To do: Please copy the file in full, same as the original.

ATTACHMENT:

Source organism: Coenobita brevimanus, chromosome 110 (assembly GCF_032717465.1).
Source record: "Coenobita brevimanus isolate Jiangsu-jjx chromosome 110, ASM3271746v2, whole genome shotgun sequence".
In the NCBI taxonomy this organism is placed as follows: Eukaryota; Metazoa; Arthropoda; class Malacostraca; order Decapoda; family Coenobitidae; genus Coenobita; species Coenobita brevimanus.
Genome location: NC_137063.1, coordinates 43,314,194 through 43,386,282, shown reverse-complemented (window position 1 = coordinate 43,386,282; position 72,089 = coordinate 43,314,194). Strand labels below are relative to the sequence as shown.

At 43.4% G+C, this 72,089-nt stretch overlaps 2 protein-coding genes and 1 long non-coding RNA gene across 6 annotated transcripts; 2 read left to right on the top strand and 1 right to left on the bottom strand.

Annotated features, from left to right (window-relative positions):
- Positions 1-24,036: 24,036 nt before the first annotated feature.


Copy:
Source organism: Coenobita brevimanus, chromosome 110 (assembly GCF_032717465.1).
Source record: "Coenobita brevimanus isolate Jiangsu-jjx chromosome 110, ASM3271746v2, whole genome shotgun sequence".
In the NCBI taxonomy this organism is placed as follows: Eukaryota; Metazoa; Arthropoda; class Malacostraca; order Decapoda; family Coenobitidae; genus Coenobita; species Coenobita brevimanus.
Genome location: NC_137063.1, coordinates 43,314,194 through 43,386,282, shown reverse-complemented (window position 1 = coordinate 43,386,282; position 72,089 = coordinate 43,314,194). Strand labels below are relative to the sequence as shown.

At 43.4% G+C, this 72,089-nt stretch overlaps 2 protein-coding genes and 1 long non-coding RNA gene across 6 annotated transcripts; 2 read left to right on the top strand and 1 right to left on the bottom strand.

Annotated features, from left to right (window-relative positions):
- Positions 1-24,036: 24,036 nt before the first annotated feature.